‘A Bright Room Called Day’ Theater Review: Tony Kushner Revisits His First, Flawed Play

The author of “Angels in America” rewrites his stage debut, about Nazi Germany, the Reagan Revolution and other things on his mind

bright room called day tony kushner
Photo: Joan Marcus

Tony Kushner is in rewrite mode. He tinkered with his “Angels in America” for the recent London and Broadway productions. His rewrite of Ernest Lehman’s screen adaptation of Arthur Laurents’ book for “West Side Story” will hit movie theaters next year. And now he has revised his first play, “A Bright Room Called Day,” written in 1985.

A revival of “Bright Room” opened Monday at Off Broadway’s Public Theater, and the production’s director, Oskar Eustis, calls it “a radical rethink.” The operable word here is “radical.” We’re told from the stage that Kushner’s first play “never worked.” Jonathan Hadary plays the writer and apologizes, “I didn’t trust the play,” and he’s there to do rewrites, especially on a problematic character named Zillah (Crystal Lucas-Perry), who calls the original work a “dramaturgical boondoggle.” (Although this is not mentioned in “Bright Day,” the name Zillah comes from the Bible; he’s the son of Methushael, a descendant of Cain. Hadary’s character is named Xillah, and it rhymes with Zillah. None of this is pertinent to watching or understanding Kushner’s rewritten play.)

Zillah is less a character than a deux ex machina from 1985 that Kushner drops into a play-within-the-play about German communists living in Berlin, circa 1932 and 1933. Zillah is there to alter what is inevitable regarding Hitler’s rise to power.

The best scenes in “Bright Day” are when Zillah and Xillah show up to stop the action and riff on their respective roles as theatrical device and playwright. They also link what happened in Nazi Berlin to the Reagan Revolution and the Trump presidency, which comes as a complete shock to Zillah, since she’s from 1985. “The clown from Queens?” she wonders.

Zillah and Xillah dazzle with their long rant on the power of absolute stupidity in high places. Also very entertaining are the multiple ways in which they tear down the fourth wall. Xillah apologizes, “I know (the play) is long. I’m keeping you from Chris Hayes and Rachael Maddow.” Those two MSNBC names are not coincidental. Xillah/Kushner knows he’s preaching to the choir at downtown Manhattan’s Public Theater, and the revised “Bright Day” may be the first play to chastise us for thinking we’re doing anything meaningful by listening to speeches we already agree with and feeling morally superior in the process.

Lucas-Perry is beyond enthusiastic in her role as the would-be Nazi exterminator from 1985. Hadary comes off as a benign Bernie Sanders. These actors are a brilliant two-hander waiting to be freed from much of what surrounds them.

That said, “Bright Day” needs another character. Let’s call him/her/their Yillah, or The Dramaturg, who could cut at least 30 minutes from this three-hour play. First cut: Hadary gives us a long account of how the title “Bright Room” came to Kushner one day when he visited an exhibition on Agnes de Mille, who choreographed the original “Oklahoma!,” among other works. Her first name is Agnes, just like Kushner’s lead German character here. Is Kushner saying that de Mille is relevant because she refused to speak out against her rabid right-wing uncle Cecil B. deMille, the movie director? Second, third and fourth cuts would be much of the Berlin storyline. Kushner gives us an almost daily, sometimes hourly, account of what happened in Germany from 1932 to 1933. Factoids about the Hitler’s rise to power are projected on the upstage wall of David Rockwell’s handsome apartment set. These statements of horrible political facts are simple and riveting. Some of the communist characters in “Bright Room” are not.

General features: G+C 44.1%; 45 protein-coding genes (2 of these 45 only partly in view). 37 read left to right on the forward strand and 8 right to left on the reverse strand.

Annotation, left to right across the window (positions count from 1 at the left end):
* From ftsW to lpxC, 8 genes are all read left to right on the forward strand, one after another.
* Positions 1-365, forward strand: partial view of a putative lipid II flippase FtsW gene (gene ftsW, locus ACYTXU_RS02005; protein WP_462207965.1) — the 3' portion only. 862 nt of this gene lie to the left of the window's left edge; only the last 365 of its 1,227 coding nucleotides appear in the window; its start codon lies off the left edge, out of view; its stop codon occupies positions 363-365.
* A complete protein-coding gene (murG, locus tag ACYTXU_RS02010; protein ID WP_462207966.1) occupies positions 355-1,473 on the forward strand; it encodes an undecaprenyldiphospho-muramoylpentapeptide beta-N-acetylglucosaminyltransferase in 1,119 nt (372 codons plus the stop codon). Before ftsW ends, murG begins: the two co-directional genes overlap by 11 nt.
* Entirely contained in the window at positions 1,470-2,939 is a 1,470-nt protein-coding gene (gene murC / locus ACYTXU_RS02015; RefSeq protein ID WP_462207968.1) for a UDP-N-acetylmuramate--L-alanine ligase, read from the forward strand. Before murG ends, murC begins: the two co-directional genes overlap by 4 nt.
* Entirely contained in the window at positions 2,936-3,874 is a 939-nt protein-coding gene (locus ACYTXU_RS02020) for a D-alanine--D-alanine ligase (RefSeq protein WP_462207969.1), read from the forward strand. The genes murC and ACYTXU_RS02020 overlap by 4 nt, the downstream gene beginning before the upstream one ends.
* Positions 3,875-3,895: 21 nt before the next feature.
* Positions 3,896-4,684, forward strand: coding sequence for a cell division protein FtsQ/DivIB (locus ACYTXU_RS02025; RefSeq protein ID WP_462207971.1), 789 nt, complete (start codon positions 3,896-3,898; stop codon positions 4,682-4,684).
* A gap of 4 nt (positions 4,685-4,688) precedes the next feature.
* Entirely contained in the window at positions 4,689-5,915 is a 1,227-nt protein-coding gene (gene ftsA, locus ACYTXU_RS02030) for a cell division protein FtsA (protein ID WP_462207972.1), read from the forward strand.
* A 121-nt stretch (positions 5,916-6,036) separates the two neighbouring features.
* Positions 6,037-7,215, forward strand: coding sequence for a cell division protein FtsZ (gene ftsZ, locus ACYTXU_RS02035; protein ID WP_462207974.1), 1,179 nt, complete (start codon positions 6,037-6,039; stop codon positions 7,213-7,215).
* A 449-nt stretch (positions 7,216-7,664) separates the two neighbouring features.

The exceptions are Linda Emond’s intellectual communist Annabella and Michael Urie’s gay communist Gregor. Urie manages to be campy and still exude supreme strength. Emond grounds every scene she’s in with her quiet, focused intensity.

Eustis has less success with his other actors. Michael Esper, cursed with an impenetrable Eastern European accent, can’t make his firebrand Hungarian communist Vealtninc anything other than obnoxious. Grace Gummer’s excessive mannerisms squelch the comic effect of her dilettante communist actress Paulinka. And at the center of it all, Nikki M. James’s wannabe communist Agnes is almost not there. Which is Kushner’s point, probably. Agnes never joins the party, never takes a significant position on any issue and never grabs our attention. If whiny inertia is a note, James keeps hitting it over and over again in Act 2. Zillah is there to push Agnes into action, but we know it’s a waste of time long before the play ends.

Since he’s on the subject of Hitler, Reagan and Trump (and sets the play in the land of Goethe’s “Faust”), Kushner throws the Devil into “Bright Day,” and Mark Margolis delivers a most memorable one. He’s alternately gross and debonair, and Rockwell’s fiery set-design adds considerable heat to an already sizzling cameo. Even more theatrical is Estelle Parson’s walking nightmare, a scary old beggar woman who haunts Agnes’s conscience. Parsons shows up in the Nazi Germany sections of the play to goose the action whenever Hadary and Lucas-Perry are off stage doing something else. Hadary even admits that Parsons is something of a needed distraction. She’s kind of like that flying lady with big wings in “Angels in America: Perestroika.”